Despite these failures, Ryan is still trying to add on to the House Republican agenda. Last week, the Speaker and GOP House members rolled out the latest version of their unfulfilled plan. This one is called “Better Way” and they started with a plan for fighting poverty.
But Ryan’s rollout was overshadowed by Trump’s personal attack on a federal judge presiding over the Trump University case. Trump says the judge has an unfair bias against him because the judge is of Mexican heritage and Trump wants to build a wall between the U.S. and Mexico.
Ryan condemned Trump’s attacks on the judge, who was born in Indiana, as the “textbook definition of a racist comment.”
But with a laser focus on the future of the House GOP agenda, Ryan said he remained a Trump supporter.
This led to a tsunami of criticism. The New York Daily News front page had a picture of Ryan purportedly pointing at Trump saying “I’m With Racist!”
Bill Kristol, the editor of The Weekly Standard, tweeted: “Official position of the leadership of the Republican Party: Trump is an inexcusable bigot, and Trump must be our next president.”
Is Kristol failing to appreciate Ryan’s strategic desire to gain a powerful partner in the next president?
Conservative columnist George Will spoke directly to that issue.
He wrote that Ryan faced a simple moral choice that amounted to assuming that passing “whatever semblance of the House agenda that reaches President Trump’s desk is more important than keeping this impetuous, vicious, ignorant and anti-constitutional man from being at that desk.”
Wall Street Journal columnist Bret Stephens also piled on:
He condemned Trump’s attack on Federal Judge Gonzalo Curiel as “the most shameful word uttered by a major presidential candidate since Dixiecrat Strom Thurmond thundered in 1948 against the ‘Nigra race.’ ”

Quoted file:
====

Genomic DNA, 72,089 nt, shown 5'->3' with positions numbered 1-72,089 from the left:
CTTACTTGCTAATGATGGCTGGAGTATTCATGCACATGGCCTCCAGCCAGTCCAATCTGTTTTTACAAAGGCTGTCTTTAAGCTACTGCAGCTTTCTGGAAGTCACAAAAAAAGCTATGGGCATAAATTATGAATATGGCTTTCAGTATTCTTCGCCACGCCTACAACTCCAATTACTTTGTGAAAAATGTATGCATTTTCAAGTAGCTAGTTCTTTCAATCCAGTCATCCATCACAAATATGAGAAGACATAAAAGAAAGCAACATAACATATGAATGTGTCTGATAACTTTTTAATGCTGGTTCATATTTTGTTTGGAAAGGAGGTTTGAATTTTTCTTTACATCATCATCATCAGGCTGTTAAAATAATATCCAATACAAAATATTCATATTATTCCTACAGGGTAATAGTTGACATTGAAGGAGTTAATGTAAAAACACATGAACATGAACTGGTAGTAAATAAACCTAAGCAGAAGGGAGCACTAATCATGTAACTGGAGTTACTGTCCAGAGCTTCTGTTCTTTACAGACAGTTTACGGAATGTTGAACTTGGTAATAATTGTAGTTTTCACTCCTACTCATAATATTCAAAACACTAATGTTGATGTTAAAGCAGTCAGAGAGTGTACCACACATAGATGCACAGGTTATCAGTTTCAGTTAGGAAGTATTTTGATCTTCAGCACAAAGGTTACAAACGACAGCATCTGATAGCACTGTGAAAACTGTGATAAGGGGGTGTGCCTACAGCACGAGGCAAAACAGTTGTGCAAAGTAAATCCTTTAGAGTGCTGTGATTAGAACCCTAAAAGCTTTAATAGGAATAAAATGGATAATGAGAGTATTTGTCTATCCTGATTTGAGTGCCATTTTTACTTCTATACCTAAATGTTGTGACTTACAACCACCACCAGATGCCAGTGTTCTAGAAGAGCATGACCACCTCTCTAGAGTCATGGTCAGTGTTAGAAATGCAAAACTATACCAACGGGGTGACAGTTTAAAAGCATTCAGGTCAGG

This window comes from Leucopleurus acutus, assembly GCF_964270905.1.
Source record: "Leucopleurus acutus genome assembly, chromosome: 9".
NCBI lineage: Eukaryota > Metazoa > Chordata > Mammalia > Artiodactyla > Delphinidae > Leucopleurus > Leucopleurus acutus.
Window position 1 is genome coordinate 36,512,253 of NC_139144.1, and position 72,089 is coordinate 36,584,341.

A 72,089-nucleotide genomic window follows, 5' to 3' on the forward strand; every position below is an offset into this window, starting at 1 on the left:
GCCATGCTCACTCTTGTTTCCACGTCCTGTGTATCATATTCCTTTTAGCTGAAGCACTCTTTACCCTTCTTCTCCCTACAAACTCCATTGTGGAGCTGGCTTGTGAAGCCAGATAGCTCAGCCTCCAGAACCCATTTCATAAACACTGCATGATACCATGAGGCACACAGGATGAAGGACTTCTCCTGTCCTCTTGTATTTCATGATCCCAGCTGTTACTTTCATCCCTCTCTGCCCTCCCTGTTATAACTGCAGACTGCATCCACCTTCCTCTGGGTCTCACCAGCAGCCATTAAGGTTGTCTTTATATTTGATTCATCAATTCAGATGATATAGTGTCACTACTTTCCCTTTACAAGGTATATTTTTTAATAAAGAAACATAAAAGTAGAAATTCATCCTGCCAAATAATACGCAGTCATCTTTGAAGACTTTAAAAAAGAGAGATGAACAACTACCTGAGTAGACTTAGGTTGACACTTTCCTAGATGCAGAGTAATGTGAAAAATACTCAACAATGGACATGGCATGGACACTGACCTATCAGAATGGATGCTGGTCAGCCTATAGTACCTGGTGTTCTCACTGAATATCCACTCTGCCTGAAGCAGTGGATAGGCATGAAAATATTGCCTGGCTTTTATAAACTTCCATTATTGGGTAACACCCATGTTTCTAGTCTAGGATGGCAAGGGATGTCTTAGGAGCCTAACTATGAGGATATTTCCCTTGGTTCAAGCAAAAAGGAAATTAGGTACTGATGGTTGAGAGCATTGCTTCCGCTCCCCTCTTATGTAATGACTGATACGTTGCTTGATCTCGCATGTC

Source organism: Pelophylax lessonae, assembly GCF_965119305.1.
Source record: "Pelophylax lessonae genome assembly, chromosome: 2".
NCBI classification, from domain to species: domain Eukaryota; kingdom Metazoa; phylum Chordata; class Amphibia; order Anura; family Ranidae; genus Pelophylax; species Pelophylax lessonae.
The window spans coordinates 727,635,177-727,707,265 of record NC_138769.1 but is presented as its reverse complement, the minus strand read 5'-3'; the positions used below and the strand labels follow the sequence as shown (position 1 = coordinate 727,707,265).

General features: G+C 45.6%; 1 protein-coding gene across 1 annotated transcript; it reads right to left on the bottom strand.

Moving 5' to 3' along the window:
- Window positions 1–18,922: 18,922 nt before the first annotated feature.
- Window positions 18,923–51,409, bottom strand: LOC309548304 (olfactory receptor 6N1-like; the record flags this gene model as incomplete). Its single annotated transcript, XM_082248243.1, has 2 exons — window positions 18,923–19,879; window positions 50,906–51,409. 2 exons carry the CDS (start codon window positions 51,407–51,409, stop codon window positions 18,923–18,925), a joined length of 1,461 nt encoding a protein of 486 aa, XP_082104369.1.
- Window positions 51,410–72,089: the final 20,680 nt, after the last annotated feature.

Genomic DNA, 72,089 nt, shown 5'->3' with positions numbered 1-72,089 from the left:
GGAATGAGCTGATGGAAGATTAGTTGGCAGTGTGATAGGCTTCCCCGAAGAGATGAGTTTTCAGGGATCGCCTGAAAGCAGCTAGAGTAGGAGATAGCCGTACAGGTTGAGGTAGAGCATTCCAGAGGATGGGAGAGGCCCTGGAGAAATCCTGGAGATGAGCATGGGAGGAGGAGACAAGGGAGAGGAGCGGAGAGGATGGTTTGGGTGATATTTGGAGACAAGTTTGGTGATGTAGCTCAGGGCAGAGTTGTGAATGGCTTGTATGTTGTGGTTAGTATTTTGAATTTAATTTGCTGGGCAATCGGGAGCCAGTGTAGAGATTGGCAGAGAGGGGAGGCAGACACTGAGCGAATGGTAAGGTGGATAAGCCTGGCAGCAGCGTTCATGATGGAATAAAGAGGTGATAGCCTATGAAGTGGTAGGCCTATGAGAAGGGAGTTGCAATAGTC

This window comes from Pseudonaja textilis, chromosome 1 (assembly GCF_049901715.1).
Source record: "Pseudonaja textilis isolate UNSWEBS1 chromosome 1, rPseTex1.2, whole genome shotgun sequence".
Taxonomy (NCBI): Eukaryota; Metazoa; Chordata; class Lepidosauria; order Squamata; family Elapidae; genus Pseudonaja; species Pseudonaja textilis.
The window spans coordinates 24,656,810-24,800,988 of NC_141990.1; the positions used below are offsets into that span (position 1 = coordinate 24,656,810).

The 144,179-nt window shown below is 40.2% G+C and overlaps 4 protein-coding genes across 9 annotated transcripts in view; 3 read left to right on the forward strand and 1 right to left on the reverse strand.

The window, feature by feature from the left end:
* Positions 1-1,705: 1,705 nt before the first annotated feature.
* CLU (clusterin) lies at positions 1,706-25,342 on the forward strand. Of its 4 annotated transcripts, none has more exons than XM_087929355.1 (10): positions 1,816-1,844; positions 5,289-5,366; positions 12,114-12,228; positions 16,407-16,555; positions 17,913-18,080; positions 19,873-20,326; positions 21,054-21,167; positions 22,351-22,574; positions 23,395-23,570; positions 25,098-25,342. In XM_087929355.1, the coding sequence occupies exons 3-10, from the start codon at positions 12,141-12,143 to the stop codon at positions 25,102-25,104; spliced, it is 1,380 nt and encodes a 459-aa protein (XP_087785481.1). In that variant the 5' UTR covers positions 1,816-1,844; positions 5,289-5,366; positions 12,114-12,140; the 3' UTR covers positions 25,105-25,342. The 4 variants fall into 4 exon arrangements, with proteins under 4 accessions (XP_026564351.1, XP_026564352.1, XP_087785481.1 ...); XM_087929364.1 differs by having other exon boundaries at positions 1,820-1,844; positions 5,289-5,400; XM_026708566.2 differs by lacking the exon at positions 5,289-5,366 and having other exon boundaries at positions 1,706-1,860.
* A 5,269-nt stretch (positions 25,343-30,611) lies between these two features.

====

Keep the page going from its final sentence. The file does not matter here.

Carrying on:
Stephens concluded that Ryan and other “Republican leaders who think they can co-opt or tame Mr. Trump will instead find themselves stained by him.”
So, to recap, Ryan capitulated and endorsed Trump because he thought it would help salvage the House GOP agenda. Instead, he has added fuel to the fires burning down the Republican Party.
After the 2012 election, the Republican National Committee warned against embracing the kind of race-baiting anti-immigrant policies Trump is now espousing. In its famous “autopsy,” the RNC pointed to a need to reach out to Latino and young voters.
With Ryan’s capitulation, the GOP establishment has now officially gone 180 degrees in the opposite direction. It has embraced the extremism, racism and incoherence that pervades talk radio and conservative blogs.
And Speaker Ryan, the party’s top elected official — the man with the stature to defy Trump and halt the GOP’s decline into political ineffectiveness — has decided to focus on an agenda that already looks like a lost cause.
Juan Williams is an author and political analyst for Fox News Channel. His latest book, "We The People: The Modern-Day Figures Who Have Reshaped and Affirmed the Founding Fathers' Vision of America," published by Crown, is out now.